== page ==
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Inclusive beauty brand All Shades Matter is flipping the script on foundation. While most makeup brands tend to launch with light and medium shades and only expand into darker shades later on, if ever, All Shades Matter is starting at the opposite end of the spectrum. 

The beauty brand launched online this week with four shades of foundation available for pre-sale: medium, medium-dark, dark-deep, and deep. It plans to add more medium and dark shades over the next few months before moving into lighter shades in future.

“We want to be known as a brand for people of colour when it comes to foundation,” Shaanti Wallbridge, one of the co-founders of All Shades Matter, told Inside Retail. “As we expand and grow, our range will grow.” 

More than an afterthought

Wallbridge started All Shades Matter with her longtime friend Tali Mason. Both adopted from India by Australian parents, the two women have always struggled to find foundations that match their skin colour. 

“Sadly, [people of colour] are the afterthought of every other brand,” Wallbridge said. 

“They’ll put in one product to make it look like they’ve got a shade range, which is just to tick the box, or [they’ll put] a person of colour in their imagery, but their shade range doesn’t even cover that person, so it’s not really aligned.” 

While some mainstream makeup brands do offer diverse shades of foundation, their darker shades often aren’t stocked in supermarkets, pharmacies, and beauty retailers, where most people buy makeup. 

This is often attributed to limited shelf space in stores and lack of demand from consumers. But it doesn’t jibe with the rapid rise of inclusive makeup brands like Rihanna’s Fenty Beauty, which launched with 40 foundation shades in 2017 and is now valued at US$2.8 billion. 

Starting to change

Some retailers have started to recognise the problem and take steps to correct it. In March, Adore Beauty launched the Global Shades initiative to increase the range of foundation and concealer shades it offers.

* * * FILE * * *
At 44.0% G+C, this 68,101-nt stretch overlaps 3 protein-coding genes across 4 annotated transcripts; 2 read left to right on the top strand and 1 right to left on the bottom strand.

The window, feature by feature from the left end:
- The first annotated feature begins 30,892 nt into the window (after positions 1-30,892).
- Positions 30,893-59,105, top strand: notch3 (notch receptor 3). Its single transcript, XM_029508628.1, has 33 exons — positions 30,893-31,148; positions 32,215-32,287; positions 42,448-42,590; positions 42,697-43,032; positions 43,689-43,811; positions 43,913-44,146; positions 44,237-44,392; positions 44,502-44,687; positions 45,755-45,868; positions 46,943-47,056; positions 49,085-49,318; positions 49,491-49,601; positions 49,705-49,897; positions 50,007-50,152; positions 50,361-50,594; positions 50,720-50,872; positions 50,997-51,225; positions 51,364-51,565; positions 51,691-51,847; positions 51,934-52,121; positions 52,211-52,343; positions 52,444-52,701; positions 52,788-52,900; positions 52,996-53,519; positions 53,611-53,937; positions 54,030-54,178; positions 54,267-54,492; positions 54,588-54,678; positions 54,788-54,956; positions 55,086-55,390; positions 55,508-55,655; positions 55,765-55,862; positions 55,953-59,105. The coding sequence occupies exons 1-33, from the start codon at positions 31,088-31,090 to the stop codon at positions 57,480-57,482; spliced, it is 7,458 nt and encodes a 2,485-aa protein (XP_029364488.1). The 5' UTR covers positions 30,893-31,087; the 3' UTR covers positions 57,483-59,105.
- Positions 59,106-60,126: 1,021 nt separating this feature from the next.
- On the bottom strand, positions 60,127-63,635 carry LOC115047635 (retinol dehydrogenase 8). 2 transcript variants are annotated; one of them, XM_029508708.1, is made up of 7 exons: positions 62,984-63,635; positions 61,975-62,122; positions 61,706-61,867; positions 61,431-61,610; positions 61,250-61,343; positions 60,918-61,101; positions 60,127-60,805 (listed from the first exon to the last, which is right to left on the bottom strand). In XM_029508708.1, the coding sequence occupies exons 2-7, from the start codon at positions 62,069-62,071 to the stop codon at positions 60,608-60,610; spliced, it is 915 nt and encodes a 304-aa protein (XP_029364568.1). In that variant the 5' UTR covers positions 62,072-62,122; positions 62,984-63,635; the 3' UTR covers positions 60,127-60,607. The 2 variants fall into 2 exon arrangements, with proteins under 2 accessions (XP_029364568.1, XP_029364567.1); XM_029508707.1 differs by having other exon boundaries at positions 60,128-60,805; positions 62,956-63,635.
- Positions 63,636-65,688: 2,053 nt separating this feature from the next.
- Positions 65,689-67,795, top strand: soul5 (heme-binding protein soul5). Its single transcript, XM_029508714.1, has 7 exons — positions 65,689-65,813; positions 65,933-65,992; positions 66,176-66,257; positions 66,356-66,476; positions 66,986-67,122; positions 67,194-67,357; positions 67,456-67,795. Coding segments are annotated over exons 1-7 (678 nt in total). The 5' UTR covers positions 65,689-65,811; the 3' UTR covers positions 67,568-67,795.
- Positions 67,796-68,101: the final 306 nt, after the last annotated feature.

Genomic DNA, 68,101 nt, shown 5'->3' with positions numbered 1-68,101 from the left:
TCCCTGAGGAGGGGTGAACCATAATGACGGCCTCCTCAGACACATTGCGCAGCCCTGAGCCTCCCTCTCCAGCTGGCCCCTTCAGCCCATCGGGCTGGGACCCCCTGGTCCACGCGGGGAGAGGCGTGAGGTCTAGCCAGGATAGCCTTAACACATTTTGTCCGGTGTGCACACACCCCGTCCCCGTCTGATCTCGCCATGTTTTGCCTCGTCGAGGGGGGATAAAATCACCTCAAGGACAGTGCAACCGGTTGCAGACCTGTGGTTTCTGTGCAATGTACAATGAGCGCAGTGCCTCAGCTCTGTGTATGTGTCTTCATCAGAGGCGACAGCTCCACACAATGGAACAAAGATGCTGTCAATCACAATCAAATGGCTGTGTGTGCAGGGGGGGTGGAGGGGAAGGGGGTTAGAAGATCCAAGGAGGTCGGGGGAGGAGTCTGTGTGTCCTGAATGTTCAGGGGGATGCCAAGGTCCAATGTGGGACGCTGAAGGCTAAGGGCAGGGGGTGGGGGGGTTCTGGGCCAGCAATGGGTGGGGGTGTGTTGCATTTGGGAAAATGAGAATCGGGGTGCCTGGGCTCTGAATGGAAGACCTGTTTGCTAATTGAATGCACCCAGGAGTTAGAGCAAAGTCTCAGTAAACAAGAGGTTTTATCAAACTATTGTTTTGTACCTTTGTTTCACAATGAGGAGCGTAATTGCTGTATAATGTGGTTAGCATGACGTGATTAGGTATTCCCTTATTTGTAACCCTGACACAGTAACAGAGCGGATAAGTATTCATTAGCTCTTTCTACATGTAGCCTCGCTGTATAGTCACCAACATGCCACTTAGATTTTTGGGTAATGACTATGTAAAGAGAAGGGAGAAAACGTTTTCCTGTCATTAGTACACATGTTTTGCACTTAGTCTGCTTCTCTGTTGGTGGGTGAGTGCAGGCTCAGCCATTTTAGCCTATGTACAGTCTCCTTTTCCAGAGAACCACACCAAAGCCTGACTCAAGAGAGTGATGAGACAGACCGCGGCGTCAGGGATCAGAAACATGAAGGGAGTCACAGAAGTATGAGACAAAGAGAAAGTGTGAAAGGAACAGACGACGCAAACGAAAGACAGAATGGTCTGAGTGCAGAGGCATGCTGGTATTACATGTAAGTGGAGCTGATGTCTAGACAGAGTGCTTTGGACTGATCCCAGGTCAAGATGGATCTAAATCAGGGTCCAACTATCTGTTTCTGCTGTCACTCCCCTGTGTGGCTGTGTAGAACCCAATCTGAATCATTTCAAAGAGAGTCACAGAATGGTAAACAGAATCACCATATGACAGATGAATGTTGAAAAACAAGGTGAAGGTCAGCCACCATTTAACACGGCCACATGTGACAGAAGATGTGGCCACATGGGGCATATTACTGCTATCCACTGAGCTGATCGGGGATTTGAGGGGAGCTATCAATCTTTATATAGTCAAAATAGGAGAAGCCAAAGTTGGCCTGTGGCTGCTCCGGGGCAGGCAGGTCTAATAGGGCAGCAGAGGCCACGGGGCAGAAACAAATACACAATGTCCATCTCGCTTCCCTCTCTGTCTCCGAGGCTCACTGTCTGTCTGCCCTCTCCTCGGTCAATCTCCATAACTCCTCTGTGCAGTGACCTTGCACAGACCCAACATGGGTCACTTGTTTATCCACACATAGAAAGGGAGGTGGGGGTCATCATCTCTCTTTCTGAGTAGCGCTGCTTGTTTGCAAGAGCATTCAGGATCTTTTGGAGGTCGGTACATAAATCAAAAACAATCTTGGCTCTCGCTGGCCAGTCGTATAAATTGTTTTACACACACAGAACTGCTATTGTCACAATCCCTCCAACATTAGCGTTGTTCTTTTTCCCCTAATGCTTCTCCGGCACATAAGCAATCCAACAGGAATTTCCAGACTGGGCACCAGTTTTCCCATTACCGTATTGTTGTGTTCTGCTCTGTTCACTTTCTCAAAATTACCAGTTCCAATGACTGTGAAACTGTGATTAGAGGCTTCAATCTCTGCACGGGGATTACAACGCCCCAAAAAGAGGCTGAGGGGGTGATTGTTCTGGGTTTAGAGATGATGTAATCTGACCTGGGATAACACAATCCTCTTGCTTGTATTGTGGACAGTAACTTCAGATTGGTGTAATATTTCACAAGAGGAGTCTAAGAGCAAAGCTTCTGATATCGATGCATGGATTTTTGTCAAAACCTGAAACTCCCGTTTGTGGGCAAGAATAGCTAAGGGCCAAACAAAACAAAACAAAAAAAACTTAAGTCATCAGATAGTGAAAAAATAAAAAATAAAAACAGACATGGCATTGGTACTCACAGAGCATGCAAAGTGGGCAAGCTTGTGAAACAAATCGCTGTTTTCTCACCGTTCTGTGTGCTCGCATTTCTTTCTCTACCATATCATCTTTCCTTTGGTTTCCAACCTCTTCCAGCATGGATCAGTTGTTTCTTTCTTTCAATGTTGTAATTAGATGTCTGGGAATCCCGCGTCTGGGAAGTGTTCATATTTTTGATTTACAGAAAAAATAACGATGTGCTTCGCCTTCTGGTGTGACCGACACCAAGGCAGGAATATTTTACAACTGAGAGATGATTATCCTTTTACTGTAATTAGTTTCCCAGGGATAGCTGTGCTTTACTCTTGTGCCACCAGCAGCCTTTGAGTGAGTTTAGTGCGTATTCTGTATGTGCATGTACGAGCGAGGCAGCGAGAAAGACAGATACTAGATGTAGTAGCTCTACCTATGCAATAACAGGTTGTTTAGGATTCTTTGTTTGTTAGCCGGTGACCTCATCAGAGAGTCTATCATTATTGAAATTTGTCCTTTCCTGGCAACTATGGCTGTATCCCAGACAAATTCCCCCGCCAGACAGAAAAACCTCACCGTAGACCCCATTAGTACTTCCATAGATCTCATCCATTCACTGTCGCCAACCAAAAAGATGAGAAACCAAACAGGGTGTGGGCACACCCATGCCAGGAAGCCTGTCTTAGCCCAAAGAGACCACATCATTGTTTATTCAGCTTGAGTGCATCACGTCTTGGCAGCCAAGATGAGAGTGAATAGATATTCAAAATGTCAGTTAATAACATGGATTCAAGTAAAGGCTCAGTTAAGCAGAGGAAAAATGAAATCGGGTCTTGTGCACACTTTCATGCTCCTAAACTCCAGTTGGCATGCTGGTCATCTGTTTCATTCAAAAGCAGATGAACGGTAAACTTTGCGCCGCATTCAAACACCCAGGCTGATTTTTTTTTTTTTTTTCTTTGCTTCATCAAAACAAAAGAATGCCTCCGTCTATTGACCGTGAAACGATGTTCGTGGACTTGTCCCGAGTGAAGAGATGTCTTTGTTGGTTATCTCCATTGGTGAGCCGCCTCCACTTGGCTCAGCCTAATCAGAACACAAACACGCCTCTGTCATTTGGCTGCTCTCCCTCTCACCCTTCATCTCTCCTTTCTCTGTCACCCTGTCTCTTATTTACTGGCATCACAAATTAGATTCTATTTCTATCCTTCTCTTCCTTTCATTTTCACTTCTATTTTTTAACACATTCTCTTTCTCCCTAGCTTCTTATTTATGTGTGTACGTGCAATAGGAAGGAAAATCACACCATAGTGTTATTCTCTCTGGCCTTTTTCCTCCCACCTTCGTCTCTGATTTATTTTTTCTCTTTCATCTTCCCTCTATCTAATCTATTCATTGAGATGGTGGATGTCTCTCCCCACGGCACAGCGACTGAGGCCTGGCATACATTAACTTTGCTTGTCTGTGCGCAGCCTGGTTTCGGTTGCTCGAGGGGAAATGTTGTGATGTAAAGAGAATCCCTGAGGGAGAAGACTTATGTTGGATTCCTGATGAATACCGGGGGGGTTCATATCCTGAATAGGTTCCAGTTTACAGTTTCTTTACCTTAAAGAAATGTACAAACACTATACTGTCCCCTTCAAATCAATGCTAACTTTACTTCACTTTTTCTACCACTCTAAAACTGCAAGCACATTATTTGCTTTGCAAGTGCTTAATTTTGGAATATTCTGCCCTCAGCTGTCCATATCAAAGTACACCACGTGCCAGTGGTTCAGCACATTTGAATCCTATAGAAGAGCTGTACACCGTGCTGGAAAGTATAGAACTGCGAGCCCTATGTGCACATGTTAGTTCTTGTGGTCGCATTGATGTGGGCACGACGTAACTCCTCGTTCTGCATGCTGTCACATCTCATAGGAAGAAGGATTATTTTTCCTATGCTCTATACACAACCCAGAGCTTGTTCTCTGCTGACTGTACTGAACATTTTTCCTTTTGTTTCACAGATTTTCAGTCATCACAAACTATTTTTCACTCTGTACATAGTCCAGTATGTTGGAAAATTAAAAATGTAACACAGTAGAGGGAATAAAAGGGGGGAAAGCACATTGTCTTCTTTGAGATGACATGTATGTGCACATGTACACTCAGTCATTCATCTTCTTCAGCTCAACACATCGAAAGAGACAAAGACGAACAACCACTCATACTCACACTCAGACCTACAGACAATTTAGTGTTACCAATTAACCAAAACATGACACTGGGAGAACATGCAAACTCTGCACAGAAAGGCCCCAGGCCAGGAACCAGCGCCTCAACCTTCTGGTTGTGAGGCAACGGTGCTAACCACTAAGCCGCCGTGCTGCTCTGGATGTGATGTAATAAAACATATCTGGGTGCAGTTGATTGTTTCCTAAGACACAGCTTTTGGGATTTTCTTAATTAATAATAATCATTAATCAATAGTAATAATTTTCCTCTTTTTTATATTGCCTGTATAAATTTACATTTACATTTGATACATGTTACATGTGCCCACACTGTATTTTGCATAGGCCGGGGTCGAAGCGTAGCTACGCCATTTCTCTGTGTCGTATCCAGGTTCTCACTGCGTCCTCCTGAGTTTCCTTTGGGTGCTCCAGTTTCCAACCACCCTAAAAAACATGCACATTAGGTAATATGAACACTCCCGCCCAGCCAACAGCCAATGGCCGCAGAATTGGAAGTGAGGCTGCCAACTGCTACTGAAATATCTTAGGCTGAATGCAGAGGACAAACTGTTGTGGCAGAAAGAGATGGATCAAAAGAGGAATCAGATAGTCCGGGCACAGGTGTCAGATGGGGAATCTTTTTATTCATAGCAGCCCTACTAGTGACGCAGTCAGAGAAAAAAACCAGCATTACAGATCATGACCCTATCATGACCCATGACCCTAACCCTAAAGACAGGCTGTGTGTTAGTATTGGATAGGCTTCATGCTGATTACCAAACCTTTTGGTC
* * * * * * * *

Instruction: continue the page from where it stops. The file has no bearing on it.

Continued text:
The idea came from Shanthi Murugan, Adore Beauty’s head of campaign and strategy, who – back in 2017 – couldn’t find a single foundation on the site that was dark enough to suit her skin. After Murugan shared her experience with the company’s founder Kate Morris, the online retailer changed its buying practices. 

“I suddenly realised that the series of simple decisions that the business had made to try and manage inventory levels and cashflow, such as only ordering stock of the most popular eight or 10 shades of any makeup product, had led to the exclusion of most people of colour,” Morris wrote in a post on LinkedIn.

Coles and Woolworths have also started stocking darker shades of foundation online and in some of their stores in response to the Make the Space petition, which has gained over 6000 signatures since launching in April. 

But there’s still a long way to go as evidenced by the recent backlash to popular skincare brand Ultra Violette, which launched its first tinted sunscreen last month and was quickly criticised for not offering a diverse enough range of shades. 

Big plans to expand

As more retailers wake up to the demand for darker shades of foundation, inclusive beauty brands like All Shades Matter stand to benefit. Despite the fact that they only started taking orders this week, Wallbridge and Mason say they’ve already been approached by a retailer that is keen to stock their brand. 

“We need to be mindful that it’s not just for look. We need to make sure they actually care about our brand, not just what they get out of it,” Wallbridge said. “In saying that, it’s an amazing opportunity.”

For now, the co-founders are waiting to see whether the pre-sale goes well enough for them to quit their day jobs and start working on All Shades Matter full time. If it does, the sky’s the limit.

“We have a lot of ideas for expansion,” Wallbridge said. “Ideally, we’d love to have a bricks-and-mortar flagship store.”

The post Why All Shades Matter wants to be known as a brand for people of colour appeared first on Inside Retail.